When video games popped up in a recent conversation a relative of mine remarked “Why do you want to play a video game? Why not do something important?” Well, I believe video games are important. I obviously cannot call myself an unbiased party, since I love to play and watch others play games, but I will provide some reason that will be a bit more concrete then simply saying “dUDE! V1dEO 94Me5 roCK!”
Kick back and kill some stuff…
On a very basic level, video games provide much needed relief from whatever is going on in your life. A rough day at work, a long and hassling day job hunting, no matter what monkeys are hopping on your back, you can shake them off by playing your favorite video game for an hour or two. It’s a necessary relaxant for some people, but let’s face it; everyone has their ways of unwinding. Some take hot baths; some work out at the gym; some paint, write, or do something equally creative. I, and many others like me, play video games. It gives you something that’s immediate, yet not actually connected to your life, that you can focus on to get away from your problems for a bit. You’re in control of whatever you’re doing — driving that car, commanding that army, etc — but you’re not going to have to pay in any real life sense after it’s over. That’s what makes video games so alluring; it’s probably one of the purest sorts of freedom you can find in this lifetime… well, unless you’re rich.
To kill or not to kill?
Some games, believe it or not, do discuss important ideas. Take Bioshock for instance, as I got it this week, and it’s all I played for the past four days. In it, you have the themes of how humans will tend to abuse power when they get it. Andrew Ryan suddenly had the power of Adam in his grasp, and he used it to make money even at the cost of his citizens’ mental and physical well being. The citizens of Rapture had Adam and they used it willy nilly to make themselves stronger, younger, smarter, and when the supply began to diminish they used their powers to take it from others. Dr. Tannebaum, creator of the Little Sisters, suddenly had all the chains taken off her scientific research and began to turn normal little girls into the freakish Little Sisters. These are all important philosophical thoughts are relevant to other real life events. Granted, there are a lot of bang bang and explosions, but it’s not like the fights are going to be determined through sudden games of table tennis.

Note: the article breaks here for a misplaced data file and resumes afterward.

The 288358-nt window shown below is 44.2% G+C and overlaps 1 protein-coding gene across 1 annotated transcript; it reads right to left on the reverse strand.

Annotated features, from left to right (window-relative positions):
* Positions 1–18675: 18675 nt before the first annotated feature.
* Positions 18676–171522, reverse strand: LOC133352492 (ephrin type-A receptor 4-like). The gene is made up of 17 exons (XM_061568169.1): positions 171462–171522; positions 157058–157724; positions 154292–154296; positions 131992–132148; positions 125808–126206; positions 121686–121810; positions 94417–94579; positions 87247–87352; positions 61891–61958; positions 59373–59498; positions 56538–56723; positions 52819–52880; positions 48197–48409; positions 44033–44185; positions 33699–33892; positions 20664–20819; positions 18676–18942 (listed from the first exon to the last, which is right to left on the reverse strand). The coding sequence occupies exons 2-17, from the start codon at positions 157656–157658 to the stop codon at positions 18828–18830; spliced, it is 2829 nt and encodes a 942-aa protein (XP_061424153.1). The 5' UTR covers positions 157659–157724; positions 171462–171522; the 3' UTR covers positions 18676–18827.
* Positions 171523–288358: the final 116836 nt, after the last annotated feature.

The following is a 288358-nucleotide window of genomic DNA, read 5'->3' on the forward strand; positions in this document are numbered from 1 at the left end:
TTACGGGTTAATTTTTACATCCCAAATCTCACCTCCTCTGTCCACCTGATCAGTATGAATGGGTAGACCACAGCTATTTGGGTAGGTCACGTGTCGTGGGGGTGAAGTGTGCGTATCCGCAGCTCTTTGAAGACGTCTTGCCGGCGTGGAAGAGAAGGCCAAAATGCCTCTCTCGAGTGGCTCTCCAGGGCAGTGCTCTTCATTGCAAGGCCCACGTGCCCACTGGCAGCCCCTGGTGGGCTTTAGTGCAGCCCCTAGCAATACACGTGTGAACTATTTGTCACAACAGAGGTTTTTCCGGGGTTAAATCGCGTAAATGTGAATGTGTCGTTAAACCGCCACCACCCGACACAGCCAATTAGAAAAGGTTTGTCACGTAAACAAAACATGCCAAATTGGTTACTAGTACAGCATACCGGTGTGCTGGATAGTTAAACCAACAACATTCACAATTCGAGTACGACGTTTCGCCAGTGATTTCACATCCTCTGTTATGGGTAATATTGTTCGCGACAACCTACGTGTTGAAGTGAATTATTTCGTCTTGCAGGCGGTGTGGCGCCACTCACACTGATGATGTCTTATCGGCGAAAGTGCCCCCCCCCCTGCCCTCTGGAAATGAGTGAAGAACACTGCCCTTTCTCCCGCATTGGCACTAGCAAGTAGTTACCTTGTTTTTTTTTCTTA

You can be a Rock Star
The value of mindless entertainment is not to be denied. Even though all games are not great works of creative composition that allow us to peer into the deeper inner workings of the human mind and spirit, there is something to be gained from driving a car through city streets at 100 miles an hour as the police chase after you or being embroiled in a computer generated man and/or woman in a war against dinosaurs or zombies, depending on your preference. Plunge yourself into cinema and revel in being the star of your own personal show…
Now, I just have to say for the record that I’m not advocating gaming as being a life… well, unless you’re a competitive gamer, and you play for great gobs of money. That’s different; you are earning a living and by gosh you work hard at it. The flipside, though, is not a good at all… ignoring work, ignoring friends, ignoring boyfriends or girlfriends if you’re lucky enough to get one… this is going too far.
Basically my point is that video games are important, not to everyone, but to the people who play them they serve very necessary functions. So they -are- important, but not important enough to be all consuming.